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Young Adult Lit WebQuests

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available for download in MS Word by clicking here

Created by Arizona State University English Department Graduate Students:
Marcela Bettini, Bryan Gillis, Megan Hoover, Caitlin Horrocks, Patricia Jimenez, David Pegram, Rebecca Sandhoff

Studying children’s and adolescent literature through archetypes makes good sense:

  • Archetypes are a fun new, stimulating and thought provoking way to look at literature.
  • Archetypes effectively bridge popular culture and literature. Students are familiar with the common archetypes.
  • Archetypes give us an effective means to communicate about literature with young people – without having to preach or teach a moral.
  • Archetypes are a new way of thinking about children’s and adolescent literature and leave room for original thinking and analysis.

Archetypes are deeply rooted in our collective unconscious, the inherent knowledge human beings have. People accept them without questioning their validity. They refer to the deepest, most fundamental parts of our lives like death, fear, love, family, and the unknown. Unlike stereotypes, which can be created instantly, archetypes have been developed over centuries through myth, religion, drama, fantasy and literature.

A few common archetypes commonly found in literature for young people are:

  • The Journey
    In this most archetypal of all stories, an innocent embarks on a journey and is challenged but eventually succeeds. Examples from children’s literature include Huckleberry Finn, Alice in Wonderland and Wizard of Oz.
  • The Seeker
    The Seeker is a refinement of The Journey archetype. The seeker is the character who sets out to find something important, usually gaining wisdom of some kind. Peter Rabbit, Frodo in Lord of the Rings and Nora in The Doll House are seekers.
  • Junex vs. Senex
    The Junex vs. Senex portrays the conflicts between young and old. Young people do not like feeling powerless, so this archetype is commonly found in children’s and adolescent literature. The Cat in the Hat, Holes and Summer of my German Soldier are examples of the Junex vs. Senex archetype.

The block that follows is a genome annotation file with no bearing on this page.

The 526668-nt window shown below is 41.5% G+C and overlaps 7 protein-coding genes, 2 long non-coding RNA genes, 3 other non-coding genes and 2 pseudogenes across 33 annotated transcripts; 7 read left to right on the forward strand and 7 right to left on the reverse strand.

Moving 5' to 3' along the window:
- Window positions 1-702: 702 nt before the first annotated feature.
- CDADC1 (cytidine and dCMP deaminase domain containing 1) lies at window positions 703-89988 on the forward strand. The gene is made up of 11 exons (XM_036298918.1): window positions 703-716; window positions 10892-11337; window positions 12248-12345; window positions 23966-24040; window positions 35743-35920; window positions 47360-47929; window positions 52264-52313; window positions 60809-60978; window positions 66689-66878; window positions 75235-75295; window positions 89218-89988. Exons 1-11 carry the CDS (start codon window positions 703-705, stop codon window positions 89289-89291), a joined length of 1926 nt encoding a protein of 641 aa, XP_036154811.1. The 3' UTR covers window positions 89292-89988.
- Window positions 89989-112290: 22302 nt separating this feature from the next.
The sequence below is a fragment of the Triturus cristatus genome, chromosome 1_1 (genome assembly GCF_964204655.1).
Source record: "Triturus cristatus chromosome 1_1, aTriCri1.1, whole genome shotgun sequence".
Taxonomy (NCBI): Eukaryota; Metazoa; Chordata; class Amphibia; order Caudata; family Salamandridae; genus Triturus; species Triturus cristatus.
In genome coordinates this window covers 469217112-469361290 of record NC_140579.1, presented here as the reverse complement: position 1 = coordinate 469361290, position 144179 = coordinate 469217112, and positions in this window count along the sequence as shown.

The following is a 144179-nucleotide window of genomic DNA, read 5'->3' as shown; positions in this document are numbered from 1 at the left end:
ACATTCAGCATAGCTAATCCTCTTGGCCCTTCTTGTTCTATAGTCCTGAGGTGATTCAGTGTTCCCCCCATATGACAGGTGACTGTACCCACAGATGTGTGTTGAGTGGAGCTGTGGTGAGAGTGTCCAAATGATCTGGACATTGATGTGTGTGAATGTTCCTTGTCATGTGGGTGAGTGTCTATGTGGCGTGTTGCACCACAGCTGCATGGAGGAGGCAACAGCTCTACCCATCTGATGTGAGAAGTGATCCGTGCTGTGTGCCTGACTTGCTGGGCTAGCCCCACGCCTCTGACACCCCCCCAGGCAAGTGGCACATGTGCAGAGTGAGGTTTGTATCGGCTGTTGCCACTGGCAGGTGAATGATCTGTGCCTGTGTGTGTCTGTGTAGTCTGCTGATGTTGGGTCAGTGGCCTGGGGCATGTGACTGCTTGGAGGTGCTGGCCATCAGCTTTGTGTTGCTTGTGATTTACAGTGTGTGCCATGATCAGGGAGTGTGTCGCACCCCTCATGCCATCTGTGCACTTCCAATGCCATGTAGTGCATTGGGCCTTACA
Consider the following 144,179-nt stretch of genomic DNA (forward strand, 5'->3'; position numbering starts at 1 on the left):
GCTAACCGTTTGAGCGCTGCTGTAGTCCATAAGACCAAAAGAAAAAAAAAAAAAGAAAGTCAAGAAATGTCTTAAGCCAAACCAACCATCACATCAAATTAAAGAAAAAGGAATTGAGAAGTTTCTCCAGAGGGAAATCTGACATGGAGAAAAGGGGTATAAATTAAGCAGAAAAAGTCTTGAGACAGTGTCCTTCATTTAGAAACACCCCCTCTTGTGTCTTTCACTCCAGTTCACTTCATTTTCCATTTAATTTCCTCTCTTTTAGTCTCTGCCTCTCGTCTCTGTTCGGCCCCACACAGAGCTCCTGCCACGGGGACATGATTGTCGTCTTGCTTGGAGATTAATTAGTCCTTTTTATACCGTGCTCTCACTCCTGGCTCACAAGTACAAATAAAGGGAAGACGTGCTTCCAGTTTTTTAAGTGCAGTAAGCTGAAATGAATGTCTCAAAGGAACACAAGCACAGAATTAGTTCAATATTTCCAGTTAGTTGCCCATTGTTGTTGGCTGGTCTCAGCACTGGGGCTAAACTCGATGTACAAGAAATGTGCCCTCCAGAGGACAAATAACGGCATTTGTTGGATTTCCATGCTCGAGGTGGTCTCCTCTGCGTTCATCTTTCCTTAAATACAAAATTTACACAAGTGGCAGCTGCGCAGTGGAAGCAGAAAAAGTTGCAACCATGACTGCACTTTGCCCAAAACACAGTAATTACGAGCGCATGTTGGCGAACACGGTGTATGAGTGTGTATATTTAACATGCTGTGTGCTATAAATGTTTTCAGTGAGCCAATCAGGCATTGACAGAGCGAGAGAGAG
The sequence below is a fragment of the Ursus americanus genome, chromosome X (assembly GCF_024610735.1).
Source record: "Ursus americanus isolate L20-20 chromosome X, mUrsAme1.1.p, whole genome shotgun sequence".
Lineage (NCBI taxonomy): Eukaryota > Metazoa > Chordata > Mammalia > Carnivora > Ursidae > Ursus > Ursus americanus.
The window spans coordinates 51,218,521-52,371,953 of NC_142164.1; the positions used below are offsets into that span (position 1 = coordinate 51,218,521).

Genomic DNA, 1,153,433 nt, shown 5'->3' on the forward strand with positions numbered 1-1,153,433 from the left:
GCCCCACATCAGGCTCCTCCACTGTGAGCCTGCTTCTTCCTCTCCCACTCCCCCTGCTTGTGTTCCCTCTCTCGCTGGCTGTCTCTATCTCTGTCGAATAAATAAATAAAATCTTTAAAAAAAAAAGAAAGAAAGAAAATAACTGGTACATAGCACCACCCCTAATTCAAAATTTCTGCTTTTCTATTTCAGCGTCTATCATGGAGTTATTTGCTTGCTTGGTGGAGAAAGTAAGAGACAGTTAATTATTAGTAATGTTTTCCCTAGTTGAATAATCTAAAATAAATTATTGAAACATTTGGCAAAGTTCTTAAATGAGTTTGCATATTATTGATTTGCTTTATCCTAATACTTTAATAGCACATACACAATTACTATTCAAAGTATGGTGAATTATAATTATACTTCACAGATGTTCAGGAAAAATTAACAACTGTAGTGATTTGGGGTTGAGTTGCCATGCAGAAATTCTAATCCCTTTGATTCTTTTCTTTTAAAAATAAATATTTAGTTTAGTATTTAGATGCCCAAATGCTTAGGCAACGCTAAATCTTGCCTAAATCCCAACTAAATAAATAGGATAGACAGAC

• The Innocent
    The Innocent is usually a character who lacks power, who feels small and insignificant. The Innocent frequently embarks on a journey or is portrayed as a fool. Alice in Wonderland, Peter Pan and Little Red Riding Hood are literary Innocents.
  • The Orphan
    Because they do not have parents to take care of them, orphans must be both seekers and warriors. The orphan character can be a literal orphan who has neither parent, a partial orphan who has only one parent, a temporary orphan or someone who has parents but is neglected or abused. Famous literary orphans are Little Orphan Annie, PippiLongstockings and Harry Potter.
  • The Caregiver
    The foremost caregiver is a child’s mother, but other characters can take on the caregiver role. Charlotte in Charlotte’s Web is a caregiver. The move from orphan to caregiver is a common theme, e.g. Wendy in Peter Pan.
  • The Friend
    The Friend is a common archetype in children’s and young adult literature. After first receiving love form their caregivers, making friends among their peers occupies a major role in the lives of most young people. The books about Frog and Toad and the Sweet Valley High series are good examples of the friend archetype.
  • The Fool
    The Innocent Fool can either be a happy and carefree comedian that makes people laugh or, in more serious books, a character who makes the kinds of mistakes the reader should avoid. Toad of Toad Hall in The Wind in the Willows and the young men in The Outsiders are innocent fools.
  • The Hero Warrior
    The character willing and able to fight for good is The Hero Warrior. Superman, Spiderman and Wonder Woman are all hero warriors.
  • The Destroyer Warrior
    The Destroyer Warrior has the same skills as The Hero Warrior, but makes wrong choices and fights for evil. The character Luke Skywalker was once a Hero Warrior but turned into a Destroyer Warrior.

A shadow archetype is not successful because he/she either displays too much or not enough of the archetypal qualities and characteristics.

Taken from:

  • Nilsen, Alleen Pace. “Symbols and Archetypes in Children’s Literature.” Course packet for ENG 470A “Symbols and Archetypes in Children’s Literature” and ENG 504A “Cross Cultural Studies.” Arizona State University , Fall, 2005
  • Donelson, Kenneth L., Alleen Pace Nilsen. “Literature for Today’s Young Adults.” Boston : Pearson Education, Inc., 2005, Chapter 3

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updated: February 14, 2007